Dr John Graz recommended PARL leaders as ambassadors trained to fulfil their calling as agents of Christ.Enhancing the role of the PARL leader Dr Cesar Garcia challenged the position of a Christian that knew all of their Church's fundamental beliefs and doctrines yet was unable to relate to their fellow believers or community. He suggested, "Let our lives be more about deeds and less of creed." With our hearts fixed on Christ we become more Christ-like. In becoming Christ-like we will seek the best for everyone and as such our coexistence with others can be peaceful.

Legal Symposium brings the Church's lawyers together

The 8th IRLA World Congress was prefaced on Monday 21 August with the Legal Symposium arranged by the Office of the General Counsel of Seventh-day Adventists (OGC), which was well attended by Adventist lawyers from across the world. It was concerning to hear from the attendees that everyone was experiencing similar issues such as the challenges of teaching in state schools or restrictions regarding Sabbath keeping and that such matters were becoming more litigious.

Karnik Doukmetzian, General Counsel for the General Conference of Se21055150_1802868739727923_5624209342604354887_oventh-day Adventists (OGC), welcomed the lawyers and advocated one's willingness to become a resource for our conferences. Doukmetzian also encouraged inter-relational working between the Conferences and the OGC.

The Brazilian delegates were well represented having about 20 or so lawyers attending the symposium. This group led by General Counsel Luigu Braga represented the 136 lawyers employed by the Church working in the 8 regions of Brazil. General Counsel Braga reported on how he became a lawyer working for the Church having left his full-time role in one of the leading law firms to form 'The Firm' for Jesus.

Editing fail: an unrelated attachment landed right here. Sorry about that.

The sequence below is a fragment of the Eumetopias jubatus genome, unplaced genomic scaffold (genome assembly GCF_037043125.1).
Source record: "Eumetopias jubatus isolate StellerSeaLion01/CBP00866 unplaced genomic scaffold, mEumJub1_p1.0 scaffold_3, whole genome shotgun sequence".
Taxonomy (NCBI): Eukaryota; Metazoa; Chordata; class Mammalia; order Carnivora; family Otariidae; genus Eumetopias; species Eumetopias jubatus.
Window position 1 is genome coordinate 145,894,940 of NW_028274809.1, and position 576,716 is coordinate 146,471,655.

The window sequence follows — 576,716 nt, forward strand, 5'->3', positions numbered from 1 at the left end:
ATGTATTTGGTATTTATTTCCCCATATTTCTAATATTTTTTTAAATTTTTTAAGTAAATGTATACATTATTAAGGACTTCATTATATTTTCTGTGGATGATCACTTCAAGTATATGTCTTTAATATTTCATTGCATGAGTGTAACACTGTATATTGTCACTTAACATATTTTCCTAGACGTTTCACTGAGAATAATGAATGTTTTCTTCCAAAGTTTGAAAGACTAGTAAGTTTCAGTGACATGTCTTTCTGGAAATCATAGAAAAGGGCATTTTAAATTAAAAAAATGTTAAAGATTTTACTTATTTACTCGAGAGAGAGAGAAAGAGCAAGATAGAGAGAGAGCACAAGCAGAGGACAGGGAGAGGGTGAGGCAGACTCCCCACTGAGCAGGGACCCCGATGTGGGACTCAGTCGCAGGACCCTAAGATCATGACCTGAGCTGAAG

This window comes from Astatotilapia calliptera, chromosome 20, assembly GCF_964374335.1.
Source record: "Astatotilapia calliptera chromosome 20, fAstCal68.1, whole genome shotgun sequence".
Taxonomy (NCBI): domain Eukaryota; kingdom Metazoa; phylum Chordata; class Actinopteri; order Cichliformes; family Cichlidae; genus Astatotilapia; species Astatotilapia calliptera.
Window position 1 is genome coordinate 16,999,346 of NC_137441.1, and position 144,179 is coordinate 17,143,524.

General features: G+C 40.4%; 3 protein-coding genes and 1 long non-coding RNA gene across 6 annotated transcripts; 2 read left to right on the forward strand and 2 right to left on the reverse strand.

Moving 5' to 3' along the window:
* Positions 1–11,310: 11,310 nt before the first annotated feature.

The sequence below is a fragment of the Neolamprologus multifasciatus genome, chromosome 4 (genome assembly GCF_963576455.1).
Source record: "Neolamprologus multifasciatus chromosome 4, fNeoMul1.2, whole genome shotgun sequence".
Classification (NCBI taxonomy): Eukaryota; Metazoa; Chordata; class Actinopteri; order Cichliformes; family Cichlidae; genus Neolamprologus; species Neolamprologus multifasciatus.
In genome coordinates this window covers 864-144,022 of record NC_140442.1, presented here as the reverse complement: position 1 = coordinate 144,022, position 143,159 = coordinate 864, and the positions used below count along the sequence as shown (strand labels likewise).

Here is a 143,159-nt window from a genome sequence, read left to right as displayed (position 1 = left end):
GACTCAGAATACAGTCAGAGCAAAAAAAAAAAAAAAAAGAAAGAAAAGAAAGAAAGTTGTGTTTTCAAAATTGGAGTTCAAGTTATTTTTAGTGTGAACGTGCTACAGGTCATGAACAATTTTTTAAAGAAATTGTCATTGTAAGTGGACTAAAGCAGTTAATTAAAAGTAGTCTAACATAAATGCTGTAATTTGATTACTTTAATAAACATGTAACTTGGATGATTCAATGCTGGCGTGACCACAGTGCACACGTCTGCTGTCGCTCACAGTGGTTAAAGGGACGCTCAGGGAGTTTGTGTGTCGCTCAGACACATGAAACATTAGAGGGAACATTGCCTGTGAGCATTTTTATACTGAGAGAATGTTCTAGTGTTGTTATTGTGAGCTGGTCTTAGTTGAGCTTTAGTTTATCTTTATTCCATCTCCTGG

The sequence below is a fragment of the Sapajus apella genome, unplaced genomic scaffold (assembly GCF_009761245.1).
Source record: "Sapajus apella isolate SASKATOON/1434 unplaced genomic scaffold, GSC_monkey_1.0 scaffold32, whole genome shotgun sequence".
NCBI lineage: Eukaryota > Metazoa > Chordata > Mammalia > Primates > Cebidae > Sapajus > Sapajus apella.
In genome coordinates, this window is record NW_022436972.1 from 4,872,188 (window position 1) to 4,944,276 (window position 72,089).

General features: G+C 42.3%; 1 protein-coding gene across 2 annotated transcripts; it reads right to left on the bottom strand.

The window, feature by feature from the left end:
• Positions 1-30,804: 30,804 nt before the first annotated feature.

He is passionate about his work for the Church, even in spite of the 10% pay cut he received when he started 'The Firm' for Jesus. From experience, he encouraged that all Church meetings should have a lawyer who would be familiar with the work of the Church and have an understanding of its principles. 21055862_1801490266532437_7226528593757973976_oThis connection would provide proactive support with personal heartfelt interest to collaboratively work to endeavour that the Church stays safe.

Attendees were honoured with a presentation from Judge James Graves Jr, a Seventh-day Adventist United States Circuit Judge of the Court of Appeals for the Fifth Circuit who was appointed by former President Barack Obama in 2011. His legal career started in 1980 and he lives by the virtue of treating everybody fairly. Judge Graves aims to give justice in the decisions that he and his colleagues 'hand down'. He recognises that the work, not him, is important and as such he remains humble. Judge Graves advocated, "Be kind to people."

In conclusion, he quoted Dr Kent M Keith's paradoxical poem that was written on a wall of a children's home in Calcutta by Mother Theresa known as the 'Anyway' poem, "If you are kind, people may accuse you of selfish, ulterior motives; be kind anyway…You see, in the final analysis it is between you and your God; it was never between you and them anyway."

Other OGC team members to present during the event were Associate 21013741_1802899499724847_5597911440529260409_oGeneral Counsel Josue Pierre and Jennifer Gray Woods. They hold the contracts/procurement and intellectual property law responsibilities respectively. Associate General Counsel Jennifer Gray Woods was also able to support future developments in an international collaboration of Seventh-day Adventist lawyers. They were also able to remind attendees of the association which all Seventh-day Adventist lawyers are encouraged to join.

The symposium was a great forum to meet like-minded legal professionals that were experiencing the same issues. The camaraderie enjoyed between attendees was tangible and the OGC agreed that this forum should be held again in the near future. The resounding comment from volunteer workers' and those employed by the Church was that working as a lawyer for God is a joy.

For further details and other reports see here

[Chucks Golding Area 6D - PARL Coordinator]